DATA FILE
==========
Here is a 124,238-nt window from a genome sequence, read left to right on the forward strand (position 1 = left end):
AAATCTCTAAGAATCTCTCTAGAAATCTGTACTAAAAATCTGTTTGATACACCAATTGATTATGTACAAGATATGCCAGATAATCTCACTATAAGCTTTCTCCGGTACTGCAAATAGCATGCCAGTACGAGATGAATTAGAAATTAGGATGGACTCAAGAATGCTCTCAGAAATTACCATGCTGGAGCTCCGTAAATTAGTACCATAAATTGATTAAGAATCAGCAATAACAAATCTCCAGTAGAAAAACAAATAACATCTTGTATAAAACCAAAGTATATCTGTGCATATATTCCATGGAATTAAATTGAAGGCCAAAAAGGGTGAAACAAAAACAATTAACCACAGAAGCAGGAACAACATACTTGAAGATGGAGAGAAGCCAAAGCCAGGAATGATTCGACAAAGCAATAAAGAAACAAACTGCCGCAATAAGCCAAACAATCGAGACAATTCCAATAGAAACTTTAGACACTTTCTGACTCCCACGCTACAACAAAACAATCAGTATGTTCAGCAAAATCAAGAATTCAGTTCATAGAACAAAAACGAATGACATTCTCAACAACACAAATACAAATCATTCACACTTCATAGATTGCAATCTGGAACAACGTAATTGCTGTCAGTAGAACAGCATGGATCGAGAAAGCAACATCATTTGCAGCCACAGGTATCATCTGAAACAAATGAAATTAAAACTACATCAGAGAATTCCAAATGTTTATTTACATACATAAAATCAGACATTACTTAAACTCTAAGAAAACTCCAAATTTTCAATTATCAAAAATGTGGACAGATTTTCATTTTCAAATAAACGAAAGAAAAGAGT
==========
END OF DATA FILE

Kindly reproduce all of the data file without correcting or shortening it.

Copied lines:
Here is a 124,238-nt window from a genome sequence, read left to right on the forward strand (position 1 = left end):
AAATCTCTAAGAATCTCTCTAGAAATCTGTACTAAAAATCTGTTTGATACACCAATTGATTATGTACAAGATATGCCAGATAATCTCACTATAAGCTTTCTCCGGTACTGCAAATAGCATGCCAGTACGAGATGAATTAGAAATTAGGATGGACTCAAGAATGCTCTCAGAAATTACCATGCTGGAGCTCCGTAAATTAGTACCATAAATTGATTAAGAATCAGCAATAACAAATCTCCAGTAGAAAAACAAATAACATCTTGTATAAAACCAAAGTATATCTGTGCATATATTCCATGGAATTAAATTGAAGGCCAAAAAGGGTGAAACAAAAACAATTAACCACAGAAGCAGGAACAACATACTTGAAGATGGAGAGAAGCCAAAGCCAGGAATGATTCGACAAAGCAATAAAGAAACAAACTGCCGCAATAAGCCAAACAATCGAGACAATTCCAATAGAAACTTTAGACACTTTCTGACTCCCACGCTACAACAAAACAATCAGTATGTTCAGCAAAATCAAGAATTCAGTTCATAGAACAAAAACGAATGACATTCTCAACAACACAAATACAAATCATTCACACTTCATAGATTGCAATCTGGAACAACGTAATTGCTGTCAGTAGAACAGCATGGATCGAGAAAGCAACATCATTTGCAGCCACAGGTATCATCTGAAACAAATGAAATTAAAACTACATCAGAGAATTCCAAATGTTTATTTACATACATAAAATCAGACATTACTTAAACTCTAAGAAAACTCCAAATTTTCAATTATCAAAAATGTGGACAGATTTTCATTTTCAAATAAACGAAAGAAAAGAGT